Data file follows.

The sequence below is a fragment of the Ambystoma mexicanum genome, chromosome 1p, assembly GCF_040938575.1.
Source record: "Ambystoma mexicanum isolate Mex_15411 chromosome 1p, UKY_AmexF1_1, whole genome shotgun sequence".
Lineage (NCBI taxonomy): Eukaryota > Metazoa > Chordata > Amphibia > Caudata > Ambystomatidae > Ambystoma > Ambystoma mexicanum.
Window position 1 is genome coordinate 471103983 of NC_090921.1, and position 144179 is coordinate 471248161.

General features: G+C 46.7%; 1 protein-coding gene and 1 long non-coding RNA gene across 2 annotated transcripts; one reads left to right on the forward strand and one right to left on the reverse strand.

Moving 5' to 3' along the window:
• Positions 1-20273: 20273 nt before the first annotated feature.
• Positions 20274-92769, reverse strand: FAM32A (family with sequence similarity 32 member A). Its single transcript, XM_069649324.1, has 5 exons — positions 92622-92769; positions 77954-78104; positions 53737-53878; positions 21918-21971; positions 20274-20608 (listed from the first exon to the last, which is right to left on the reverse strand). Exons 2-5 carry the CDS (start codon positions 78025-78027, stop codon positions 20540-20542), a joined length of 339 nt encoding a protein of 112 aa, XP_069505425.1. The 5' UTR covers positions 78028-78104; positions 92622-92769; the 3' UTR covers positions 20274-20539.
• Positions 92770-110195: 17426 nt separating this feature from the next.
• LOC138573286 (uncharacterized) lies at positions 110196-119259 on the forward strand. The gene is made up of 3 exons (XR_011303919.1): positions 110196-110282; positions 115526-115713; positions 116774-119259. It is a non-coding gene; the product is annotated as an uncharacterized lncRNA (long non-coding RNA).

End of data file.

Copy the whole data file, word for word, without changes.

The sequence below is a fragment of the Ambystoma mexicanum genome, chromosome 1p, assembly GCF_040938575.1.
Source record: "Ambystoma mexicanum isolate Mex_15411 chromosome 1p, UKY_AmexF1_1, whole genome shotgun sequence".
Lineage (NCBI taxonomy): Eukaryota > Metazoa > Chordata > Amphibia > Caudata > Ambystomatidae > Ambystoma > Ambystoma mexicanum.
Window position 1 is genome coordinate 471103983 of NC_090921.1, and position 144179 is coordinate 471248161.

General features: G+C 46.7%; 1 protein-coding gene and 1 long non-coding RNA gene across 2 annotated transcripts; one reads left to right on the forward strand and one right to left on the reverse strand.

Moving 5' to 3' along the window:
• Positions 1-20273: 20273 nt before the first annotated feature.
• Positions 20274-92769, reverse strand: FAM32A (family with sequence similarity 32 member A). Its single transcript, XM_069649324.1, has 5 exons — positions 92622-92769; positions 77954-78104; positions 53737-53878; positions 21918-21971; positions 20274-20608 (listed from the first exon to the last, which is right to left on the reverse strand). Exons 2-5 carry the CDS (start codon positions 78025-78027, stop codon positions 20540-20542), a joined length of 339 nt encoding a protein of 112 aa, XP_069505425.1. The 5' UTR covers positions 78028-78104; positions 92622-92769; the 3' UTR covers positions 20274-20539.
• Positions 92770-110195: 17426 nt separating this feature from the next.
• LOC138573286 (uncharacterized) lies at positions 110196-119259 on the forward strand. The gene is made up of 3 exons (XR_011303919.1): positions 110196-110282; positions 115526-115713; positions 116774-119259. It is a non-coding gene; the product is annotated as an uncharacterized lncRNA (long non-coding RNA).